At first glance, Niti Majethia is like any other college freshman—young, eager and full of excitement. But when she speaks, there is a certain thoughtfulness and quiet observance that makes her wise beyond her years. Perhaps that is how she became a published poet at the age of 15, and the author of two books by the age of 19. Majethia sat down with ORANGE to talk about the inspiration behind her words, her own activism and how she became an award-winning poet before she even started college.
Story by Rochelle Friedewald
Photos by Aaron Brock Dehn
While most six year olds were riding bikes and playing games, Majethia was busy writing poetry. As a young girl in India trying to figure out herself, she found solace and a sense of self in her words. She was comfortable with doing things that seemed a bit outside the norm for her age, but it came with a cost. “I was picked on for doing the one thing that I loved,” says Majethia, who grew up in a small community in Mumbai, India. “That made me grow up with depression, anxiety and problems with self esteem. But I think after awhile it really motivated me to get out there, because then I started believing in my talent, no matter what people said.” At the age of 12, she started sending out her work to publishers and editors all over the world. There were a lot of rejections and unanswered emails, but nevertheless she persisted.
Finally, after three long years, she got a call. She won her first award, Most Reflective Poem of 2012, from Kidspirit Magazine. Majethia had the opportunity to read her poem, titled “After I Die” at the awards ceremony at New York University. From there, she was inspired to do more than just write. Majethia established the Indian Kidspirit Editorial Board to help empower young Indian writers like herself to express themselves and put out their work. Shining a light on the voices of young people emboldened her to promote the beauty and diversity of Indian culture and break stereotypes in her work. “There are certain characters in certain movies that become the stereotype of an Indian,” Majethia says. “People think that you talk weirdly and you smell of curry. I just want to change all that.There are different types of people and we need to acknowledge different cultures.”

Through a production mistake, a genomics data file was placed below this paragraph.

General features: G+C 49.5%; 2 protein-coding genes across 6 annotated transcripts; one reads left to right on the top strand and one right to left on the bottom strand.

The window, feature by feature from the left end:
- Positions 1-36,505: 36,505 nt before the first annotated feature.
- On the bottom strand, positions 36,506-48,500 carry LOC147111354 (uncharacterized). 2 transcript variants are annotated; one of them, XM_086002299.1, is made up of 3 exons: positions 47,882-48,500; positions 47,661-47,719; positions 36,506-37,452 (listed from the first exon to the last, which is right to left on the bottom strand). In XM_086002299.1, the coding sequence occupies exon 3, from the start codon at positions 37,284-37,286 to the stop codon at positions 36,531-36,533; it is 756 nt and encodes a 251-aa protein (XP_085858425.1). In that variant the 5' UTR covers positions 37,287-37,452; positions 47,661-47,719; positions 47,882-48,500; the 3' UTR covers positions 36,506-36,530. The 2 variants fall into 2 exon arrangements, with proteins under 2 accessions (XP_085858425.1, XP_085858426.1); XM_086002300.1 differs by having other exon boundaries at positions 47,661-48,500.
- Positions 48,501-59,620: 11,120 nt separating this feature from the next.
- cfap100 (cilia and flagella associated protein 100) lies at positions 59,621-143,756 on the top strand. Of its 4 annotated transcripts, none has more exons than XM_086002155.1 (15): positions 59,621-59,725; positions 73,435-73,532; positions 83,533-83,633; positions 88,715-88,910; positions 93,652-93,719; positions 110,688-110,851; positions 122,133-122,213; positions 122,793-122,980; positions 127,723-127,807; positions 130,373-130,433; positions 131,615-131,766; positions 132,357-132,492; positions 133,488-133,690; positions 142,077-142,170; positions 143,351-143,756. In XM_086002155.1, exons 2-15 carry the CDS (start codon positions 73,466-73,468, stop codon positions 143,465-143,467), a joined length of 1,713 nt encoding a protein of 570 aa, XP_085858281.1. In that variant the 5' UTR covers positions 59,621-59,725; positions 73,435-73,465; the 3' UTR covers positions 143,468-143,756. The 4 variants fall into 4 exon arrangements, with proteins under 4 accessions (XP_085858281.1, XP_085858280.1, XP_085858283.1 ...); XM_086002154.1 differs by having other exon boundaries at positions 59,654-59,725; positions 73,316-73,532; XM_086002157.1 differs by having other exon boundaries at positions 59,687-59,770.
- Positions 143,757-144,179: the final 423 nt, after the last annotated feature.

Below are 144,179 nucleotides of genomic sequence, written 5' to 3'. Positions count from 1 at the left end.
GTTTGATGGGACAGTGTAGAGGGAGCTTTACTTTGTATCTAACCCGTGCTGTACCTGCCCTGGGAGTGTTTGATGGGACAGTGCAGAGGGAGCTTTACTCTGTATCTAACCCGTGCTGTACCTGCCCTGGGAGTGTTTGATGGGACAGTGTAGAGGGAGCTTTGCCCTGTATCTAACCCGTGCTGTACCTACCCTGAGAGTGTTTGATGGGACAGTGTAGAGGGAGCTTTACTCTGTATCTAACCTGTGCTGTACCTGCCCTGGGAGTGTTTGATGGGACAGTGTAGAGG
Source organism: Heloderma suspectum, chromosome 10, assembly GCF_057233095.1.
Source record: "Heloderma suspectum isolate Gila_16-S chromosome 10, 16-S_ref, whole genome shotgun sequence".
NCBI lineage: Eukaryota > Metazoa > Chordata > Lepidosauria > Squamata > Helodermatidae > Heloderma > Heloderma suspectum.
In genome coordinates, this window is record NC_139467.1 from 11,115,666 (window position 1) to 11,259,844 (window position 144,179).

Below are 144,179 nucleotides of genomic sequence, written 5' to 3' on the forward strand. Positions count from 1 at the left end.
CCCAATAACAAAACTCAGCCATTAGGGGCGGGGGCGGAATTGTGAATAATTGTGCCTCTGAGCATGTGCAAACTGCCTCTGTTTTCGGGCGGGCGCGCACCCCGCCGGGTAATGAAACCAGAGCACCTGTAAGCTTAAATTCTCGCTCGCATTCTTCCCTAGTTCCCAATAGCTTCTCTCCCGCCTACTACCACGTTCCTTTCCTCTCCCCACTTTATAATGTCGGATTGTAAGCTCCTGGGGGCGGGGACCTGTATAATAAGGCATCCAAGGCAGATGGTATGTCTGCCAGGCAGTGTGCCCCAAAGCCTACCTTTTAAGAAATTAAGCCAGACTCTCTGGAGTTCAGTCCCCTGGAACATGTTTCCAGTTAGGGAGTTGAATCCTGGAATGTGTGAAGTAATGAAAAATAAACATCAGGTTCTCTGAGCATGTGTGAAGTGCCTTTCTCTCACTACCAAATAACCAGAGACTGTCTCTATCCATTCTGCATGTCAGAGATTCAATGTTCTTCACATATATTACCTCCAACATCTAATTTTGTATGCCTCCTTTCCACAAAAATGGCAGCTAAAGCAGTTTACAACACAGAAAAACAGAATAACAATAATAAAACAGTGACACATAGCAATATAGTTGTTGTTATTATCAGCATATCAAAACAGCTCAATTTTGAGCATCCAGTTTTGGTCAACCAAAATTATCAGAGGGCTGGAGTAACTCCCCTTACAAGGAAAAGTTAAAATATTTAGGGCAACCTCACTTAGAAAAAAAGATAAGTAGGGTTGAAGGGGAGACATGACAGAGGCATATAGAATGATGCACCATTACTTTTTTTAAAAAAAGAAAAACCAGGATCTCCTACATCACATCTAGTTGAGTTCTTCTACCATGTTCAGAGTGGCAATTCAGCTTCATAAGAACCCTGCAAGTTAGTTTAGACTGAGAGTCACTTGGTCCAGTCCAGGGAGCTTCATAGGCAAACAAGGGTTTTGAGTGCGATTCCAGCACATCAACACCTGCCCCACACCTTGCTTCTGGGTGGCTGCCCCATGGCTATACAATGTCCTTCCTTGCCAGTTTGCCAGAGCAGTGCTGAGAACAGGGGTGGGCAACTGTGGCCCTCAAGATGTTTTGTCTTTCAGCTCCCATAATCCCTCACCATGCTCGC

For Majethia, words are the most powerful tool, and with her talent, she aimed to speak out about even more. In 2013, she traveled to Uplift Festival in Byron Bay, Australia, to speak publicly about her inspiration and issues that are dear to her. “That was my first big gig with public speaking,” Majethia says. “I spoke about bullying and all the challenges young people face today. There’s loneliness and isolation that we feel, even if we are surrounded by people.”
This common human experience is what seems to draw Majethia into her work. In her latest book, “Eunioa,” she strips away the superficial and talks about the depth beyond frivolities of pop culture, reminding her readers about what it really means to be alive. “It’s not complex stuff,” Majethia says. “It’s about finding beauty in the simplicity and finding beauty in the ordinary things in life. I think that’s what poetry is kind of about. It’s about conveying complex emotions, feelings, situations in a simple way. You don’t need to search for the extraordinary. You don’t have to be famous or rich to be happy with the ordinary.”
Majethia speaks with a frankness and passion that reveals why she has been so successful at such a young age, even when her own struggles with bullying and mental illness seemed set on dragging her down. She’s determined to not let anything stand between her and her work, even in the face of adversity. “It’s a really male dominated industry, not just in India but everywhere.” Majethia says. “I want to show the world that girls can do good work as well. No matter what your skin color is or what your background is, you can do good work. At the end of the day that’s what matters, what you put out into the world.”